Why is my Speech and Language Therapist working on my child’s attention and listening skills?

You’ve had some concerns for a while now that your child is not talking. Maybe your friend whose child is a similar age to your own, give or take a few months, is saying more than your child is. Or, maybe out of your own experience of having other children, you know that your first, second or even third child progressed through stages of communication development almost effortlessly.

So, you begin to access some Speech and Language Therapy sessions in the hope that your child will develop their talking skills. But, your Speech Therapist has other plans; to not work on your child’s talking skills at all.

“Why?” you may question. Well, just like children learn to crawl before they walk, children need to acquire a range of pre-verbal skills before they learn to talk. One of the most important pre-verbal skills is joint attention.

Joint Attention

Joint attention is a key skill in language development. Joint attention refers to two people sharing a focus of attention together. Examples of joint attention episodes include:

  • Your child looking at you, pointing to show you something, then looking back at you to check your reaction (i.e. your child is initiating to a joint attention bid).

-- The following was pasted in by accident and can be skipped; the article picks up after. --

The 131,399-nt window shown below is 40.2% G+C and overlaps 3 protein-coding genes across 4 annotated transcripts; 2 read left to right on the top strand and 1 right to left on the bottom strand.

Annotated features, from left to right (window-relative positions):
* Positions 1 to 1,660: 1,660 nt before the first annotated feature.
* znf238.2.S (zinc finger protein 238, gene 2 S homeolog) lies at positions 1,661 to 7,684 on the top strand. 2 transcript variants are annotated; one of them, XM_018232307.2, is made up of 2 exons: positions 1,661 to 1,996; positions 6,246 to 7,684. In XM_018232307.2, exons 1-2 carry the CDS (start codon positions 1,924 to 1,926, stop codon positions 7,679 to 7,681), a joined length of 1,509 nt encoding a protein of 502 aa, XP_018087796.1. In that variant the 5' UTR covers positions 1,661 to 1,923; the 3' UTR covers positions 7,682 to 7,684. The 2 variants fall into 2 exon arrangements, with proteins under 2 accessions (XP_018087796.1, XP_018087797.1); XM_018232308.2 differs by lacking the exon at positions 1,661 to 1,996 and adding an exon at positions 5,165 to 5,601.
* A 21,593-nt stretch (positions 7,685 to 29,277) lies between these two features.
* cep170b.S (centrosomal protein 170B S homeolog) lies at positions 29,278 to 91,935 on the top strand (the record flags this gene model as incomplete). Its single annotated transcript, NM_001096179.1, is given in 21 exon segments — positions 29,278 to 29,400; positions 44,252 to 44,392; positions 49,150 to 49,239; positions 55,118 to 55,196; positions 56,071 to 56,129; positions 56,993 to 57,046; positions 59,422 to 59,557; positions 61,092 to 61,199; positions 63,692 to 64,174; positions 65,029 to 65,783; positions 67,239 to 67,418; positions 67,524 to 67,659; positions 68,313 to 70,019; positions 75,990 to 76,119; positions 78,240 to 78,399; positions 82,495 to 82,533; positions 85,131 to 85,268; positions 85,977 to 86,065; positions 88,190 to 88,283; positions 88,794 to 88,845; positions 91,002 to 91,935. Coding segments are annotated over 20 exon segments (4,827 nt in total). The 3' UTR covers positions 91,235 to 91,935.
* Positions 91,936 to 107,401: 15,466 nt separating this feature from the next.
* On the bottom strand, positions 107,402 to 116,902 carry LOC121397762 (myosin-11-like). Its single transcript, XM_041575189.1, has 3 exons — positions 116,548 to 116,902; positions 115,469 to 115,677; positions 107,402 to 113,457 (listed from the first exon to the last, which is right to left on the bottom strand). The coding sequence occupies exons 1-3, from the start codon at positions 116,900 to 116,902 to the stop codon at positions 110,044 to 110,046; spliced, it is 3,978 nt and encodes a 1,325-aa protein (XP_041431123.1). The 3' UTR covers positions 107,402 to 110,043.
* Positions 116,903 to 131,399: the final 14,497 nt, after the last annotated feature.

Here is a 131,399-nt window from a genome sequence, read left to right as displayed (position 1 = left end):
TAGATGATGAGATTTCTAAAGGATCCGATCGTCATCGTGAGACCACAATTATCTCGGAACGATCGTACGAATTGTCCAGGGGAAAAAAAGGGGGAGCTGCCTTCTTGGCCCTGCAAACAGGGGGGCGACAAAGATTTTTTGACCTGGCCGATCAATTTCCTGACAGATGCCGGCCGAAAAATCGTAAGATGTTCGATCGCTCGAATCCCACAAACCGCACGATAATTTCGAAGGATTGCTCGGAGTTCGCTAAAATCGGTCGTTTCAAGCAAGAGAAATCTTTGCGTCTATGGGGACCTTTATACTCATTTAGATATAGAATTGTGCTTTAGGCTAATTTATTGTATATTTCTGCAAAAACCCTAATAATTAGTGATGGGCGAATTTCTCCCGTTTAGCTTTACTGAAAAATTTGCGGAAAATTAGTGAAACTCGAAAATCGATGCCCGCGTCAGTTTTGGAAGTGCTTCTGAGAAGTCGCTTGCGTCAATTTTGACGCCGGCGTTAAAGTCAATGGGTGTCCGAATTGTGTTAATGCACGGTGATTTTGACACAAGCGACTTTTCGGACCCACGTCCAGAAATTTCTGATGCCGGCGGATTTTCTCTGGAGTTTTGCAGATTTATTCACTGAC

• Your child turning to look at something when you say, “look!” or when you try and direct their attention towards something (i.e. your child is responding to a joint attention bid).

Why is joint attention so important for language learning?

Children learn words by making the link between what they see and what they hear. Imagine if somebody tried to teach you a word in a word in a new language and you weren’t looking at that person or the object they were talking about (i.e. you weren’t sharing a focus of attention). You would be able to hear the word(s), but you wouldn’t know what that word referred to.

Top Tips to Develop Joint Attention

Be motivating!

Children with difficulties with their attention and listening skills are more likely to look and listen when something really interests them. Engage in activities that are motivating to your child, such as bubbles, blowing balloons or wind-up toys to attract and hold their attention.

Play ‘ready, steady, go’ games.

Playing games with a climax allows the child to look, wait and listen for ‘go’. Try stacking building blocks and then saying, ‘ready…steady…go!’ before you knock the blocks down. Try and extend ‘ready, steady, go’ so that you’re challenging your child to wait that little bit longer than usual.

Copy what your child does.

Copying a child’s actions and/or can help to increase their awareness of you. Imitation is an important skill for communication. If a child sees you imitating them, it helps them learn cause and effect and that their actions have an impact on you. This is the basis of communication and another important skill for language learning.

Play ‘People Games’.

People games are games that require the best toy; you and you only! Be face to face with your child and play games such as peek-a-boo, tickling and singing. This helps to increase your child’s awareness of you, and ability to look and listen to you.

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